intro’d to Hannah here with Shane:
remember how we forgot
ORIGINAL: By Shane Koyczan. If you’d like to get one of his poems emailed to you once a month, go here. And if you’d like to follow the amazingly talented Hannah Epperson, who accompanied this performance on the violin, Like her here.
where do songs come from
feb 2016 fb share
I think this particle, its energy, is what Rilke would called the “super-abundance of ordinary being,” or what I understand as the necessary excess of being. It’s this excess of being that gives meaning to life – an external frame of reference that we can use to understand the limits of our being, but which also gives us entry into a dimension of experience that exceeds the self, where..
the currency is connectivity, openness and the sensation of something infinitely vast ‘passing through.’ This is where music comes from, this is what art is always yearning to express,
this is what the ordering principles of religion, philosophy, and language attempt to recognize. And of course, the nature of this kind of ‘energy’ (for lack of a better word) is inherently unrecognizable, unnamable, and so far beyond our methods of harnessing and laying siege to that it’s the safest place we’ve got left.
So many human hands devoted to making and evolving an instrument from the forest! A wooded box for spirited digits to give expression to the unbelievable ecstasy and agony of being alive, of being conscious, of having a conscience and a myriad of impulses that often find each other at odds. Imagine this! To make a wooded box where vibration and resonance can wrestle these complexities into the open! I don’t take it for granted, that I have the good fortune of knowing an instrument, of having an instrument, this tremendous tool for expressing the vastness of my own internal universe and its earnest attempt to recognize itself in others. It’s no joke that I find myself speechless every night I play a show, where I am joined in a room with all of these other bodies that are churning and aching and feeling and suppressing so much. The gratitude I have to share a space with other people, to have their attention and support and willingness to collectively transport themselves and each other into a shared reality.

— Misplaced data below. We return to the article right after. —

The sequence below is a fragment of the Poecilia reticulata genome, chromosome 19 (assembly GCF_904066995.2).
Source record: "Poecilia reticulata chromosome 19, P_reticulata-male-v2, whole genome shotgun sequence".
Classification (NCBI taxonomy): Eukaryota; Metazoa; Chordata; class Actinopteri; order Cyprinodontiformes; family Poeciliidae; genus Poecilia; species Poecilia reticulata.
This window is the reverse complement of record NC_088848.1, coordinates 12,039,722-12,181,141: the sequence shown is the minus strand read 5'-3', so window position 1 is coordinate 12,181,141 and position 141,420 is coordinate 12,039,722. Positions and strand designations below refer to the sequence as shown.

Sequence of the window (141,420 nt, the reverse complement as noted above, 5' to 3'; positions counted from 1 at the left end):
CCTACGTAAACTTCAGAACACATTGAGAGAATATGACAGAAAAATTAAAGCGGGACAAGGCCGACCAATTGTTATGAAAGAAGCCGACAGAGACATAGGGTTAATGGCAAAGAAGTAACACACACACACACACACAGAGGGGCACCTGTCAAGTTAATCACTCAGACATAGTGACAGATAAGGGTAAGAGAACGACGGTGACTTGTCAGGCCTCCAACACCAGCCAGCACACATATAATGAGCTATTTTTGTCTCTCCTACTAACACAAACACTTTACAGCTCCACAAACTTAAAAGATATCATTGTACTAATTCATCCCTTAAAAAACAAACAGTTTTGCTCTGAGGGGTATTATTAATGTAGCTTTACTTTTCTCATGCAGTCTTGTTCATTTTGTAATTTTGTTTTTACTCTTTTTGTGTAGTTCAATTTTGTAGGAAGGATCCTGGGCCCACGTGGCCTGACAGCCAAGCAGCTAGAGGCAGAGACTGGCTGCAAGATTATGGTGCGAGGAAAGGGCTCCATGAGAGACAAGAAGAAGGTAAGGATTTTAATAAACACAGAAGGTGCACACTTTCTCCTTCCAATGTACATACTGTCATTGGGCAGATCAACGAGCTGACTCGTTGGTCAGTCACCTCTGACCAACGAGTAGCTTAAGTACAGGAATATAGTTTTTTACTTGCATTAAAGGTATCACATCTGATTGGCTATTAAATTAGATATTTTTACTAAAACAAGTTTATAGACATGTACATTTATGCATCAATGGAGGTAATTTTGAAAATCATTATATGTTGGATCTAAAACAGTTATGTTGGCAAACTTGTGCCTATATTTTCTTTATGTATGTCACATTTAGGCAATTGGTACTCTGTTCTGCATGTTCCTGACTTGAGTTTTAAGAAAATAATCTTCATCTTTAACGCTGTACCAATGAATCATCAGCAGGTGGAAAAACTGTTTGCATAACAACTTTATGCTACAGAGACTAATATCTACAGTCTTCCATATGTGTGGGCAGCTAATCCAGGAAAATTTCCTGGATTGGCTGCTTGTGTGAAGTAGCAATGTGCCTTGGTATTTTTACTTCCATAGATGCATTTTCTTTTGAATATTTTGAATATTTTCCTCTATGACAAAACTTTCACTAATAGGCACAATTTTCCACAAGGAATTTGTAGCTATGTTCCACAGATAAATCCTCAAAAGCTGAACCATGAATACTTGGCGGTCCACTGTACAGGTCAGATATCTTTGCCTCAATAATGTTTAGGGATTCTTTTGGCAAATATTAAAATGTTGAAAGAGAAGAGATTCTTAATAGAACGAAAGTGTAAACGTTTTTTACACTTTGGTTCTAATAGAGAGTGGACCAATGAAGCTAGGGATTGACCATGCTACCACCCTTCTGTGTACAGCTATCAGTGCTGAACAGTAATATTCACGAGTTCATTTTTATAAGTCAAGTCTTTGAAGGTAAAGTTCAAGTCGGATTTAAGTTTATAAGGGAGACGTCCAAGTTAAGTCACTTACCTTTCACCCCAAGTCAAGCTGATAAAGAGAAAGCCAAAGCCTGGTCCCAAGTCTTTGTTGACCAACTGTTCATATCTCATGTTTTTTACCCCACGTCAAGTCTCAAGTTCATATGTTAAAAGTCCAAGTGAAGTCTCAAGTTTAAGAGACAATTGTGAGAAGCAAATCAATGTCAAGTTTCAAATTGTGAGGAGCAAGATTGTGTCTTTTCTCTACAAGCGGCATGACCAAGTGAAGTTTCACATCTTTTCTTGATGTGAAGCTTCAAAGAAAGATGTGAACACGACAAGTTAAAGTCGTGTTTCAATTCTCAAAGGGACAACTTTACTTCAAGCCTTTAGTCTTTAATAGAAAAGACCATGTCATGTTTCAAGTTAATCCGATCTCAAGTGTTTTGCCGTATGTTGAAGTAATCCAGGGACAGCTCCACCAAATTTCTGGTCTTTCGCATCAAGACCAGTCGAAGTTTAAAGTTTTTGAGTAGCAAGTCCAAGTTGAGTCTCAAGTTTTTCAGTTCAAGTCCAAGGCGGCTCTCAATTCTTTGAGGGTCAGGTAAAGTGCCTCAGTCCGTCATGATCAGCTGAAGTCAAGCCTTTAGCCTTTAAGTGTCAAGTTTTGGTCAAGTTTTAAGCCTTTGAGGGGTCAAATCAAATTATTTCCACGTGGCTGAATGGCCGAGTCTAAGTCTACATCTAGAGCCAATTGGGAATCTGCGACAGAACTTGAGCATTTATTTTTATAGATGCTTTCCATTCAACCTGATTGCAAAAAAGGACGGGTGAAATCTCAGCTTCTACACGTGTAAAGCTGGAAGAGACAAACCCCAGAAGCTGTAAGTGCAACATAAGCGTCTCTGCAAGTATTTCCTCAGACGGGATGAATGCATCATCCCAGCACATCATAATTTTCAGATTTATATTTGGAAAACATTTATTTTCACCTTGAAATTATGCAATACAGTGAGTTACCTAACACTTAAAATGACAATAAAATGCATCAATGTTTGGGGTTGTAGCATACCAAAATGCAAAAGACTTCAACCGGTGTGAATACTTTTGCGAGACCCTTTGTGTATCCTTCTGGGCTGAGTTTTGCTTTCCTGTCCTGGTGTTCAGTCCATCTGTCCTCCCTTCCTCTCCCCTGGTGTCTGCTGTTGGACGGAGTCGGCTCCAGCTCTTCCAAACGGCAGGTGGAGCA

a and a ness
I just couldn’t do it without you. I am because you are. This truth hits me with epiphany-force every day. And I want you to know it, I suppose, because we need each other an awful lot, and what a sorry affair, to deny the joy and fulfillment of feeling needed, and of empowering others by needing them too.